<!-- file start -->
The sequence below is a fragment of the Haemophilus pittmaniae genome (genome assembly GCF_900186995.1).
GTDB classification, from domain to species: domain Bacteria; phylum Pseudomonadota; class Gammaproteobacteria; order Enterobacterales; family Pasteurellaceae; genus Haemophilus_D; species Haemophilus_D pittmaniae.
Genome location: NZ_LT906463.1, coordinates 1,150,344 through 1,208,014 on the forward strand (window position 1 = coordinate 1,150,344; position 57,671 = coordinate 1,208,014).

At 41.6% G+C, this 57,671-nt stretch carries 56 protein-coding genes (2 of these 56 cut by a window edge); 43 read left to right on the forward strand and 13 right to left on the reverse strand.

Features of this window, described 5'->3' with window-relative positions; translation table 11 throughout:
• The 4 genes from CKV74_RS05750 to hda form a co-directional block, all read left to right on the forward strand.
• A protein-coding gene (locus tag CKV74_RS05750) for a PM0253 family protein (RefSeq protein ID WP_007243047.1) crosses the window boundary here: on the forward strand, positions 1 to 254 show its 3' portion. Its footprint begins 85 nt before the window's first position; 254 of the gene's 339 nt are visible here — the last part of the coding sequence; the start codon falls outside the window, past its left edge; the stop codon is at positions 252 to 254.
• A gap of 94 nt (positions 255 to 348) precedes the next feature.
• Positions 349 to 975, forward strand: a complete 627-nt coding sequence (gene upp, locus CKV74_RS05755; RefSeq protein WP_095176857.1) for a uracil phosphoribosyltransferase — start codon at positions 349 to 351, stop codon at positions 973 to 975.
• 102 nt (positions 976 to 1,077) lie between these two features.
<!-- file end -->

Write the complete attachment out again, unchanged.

The sequence below is a fragment of the Haemophilus pittmaniae genome (genome assembly GCF_900186995.1).
GTDB classification, from domain to species: domain Bacteria; phylum Pseudomonadota; class Gammaproteobacteria; order Enterobacterales; family Pasteurellaceae; genus Haemophilus_D; species Haemophilus_D pittmaniae.
Genome location: NZ_LT906463.1, coordinates 1,150,344 through 1,208,014 on the forward strand (window position 1 = coordinate 1,150,344; position 57,671 = coordinate 1,208,014).

At 41.6% G+C, this 57,671-nt stretch carries 56 protein-coding genes (2 of these 56 cut by a window edge); 43 read left to right on the forward strand and 13 right to left on the reverse strand.

Features of this window, described 5'->3' with window-relative positions; translation table 11 throughout:
• The 4 genes from CKV74_RS05750 to hda form a co-directional block, all read left to right on the forward strand.
• A protein-coding gene (locus tag CKV74_RS05750) for a PM0253 family protein (RefSeq protein ID WP_007243047.1) crosses the window boundary here: on the forward strand, positions 1 to 254 show its 3' portion. Its footprint begins 85 nt before the window's first position; 254 of the gene's 339 nt are visible here — the last part of the coding sequence; the start codon falls outside the window, past its left edge; the stop codon is at positions 252 to 254.
• A gap of 94 nt (positions 255 to 348) precedes the next feature.
• Positions 349 to 975, forward strand: a complete 627-nt coding sequence (gene upp, locus CKV74_RS05755; RefSeq protein WP_095176857.1) for a uracil phosphoribosyltransferase — start codon at positions 349 to 351, stop codon at positions 973 to 975.
• 102 nt (positions 976 to 1,077) lie between these two features.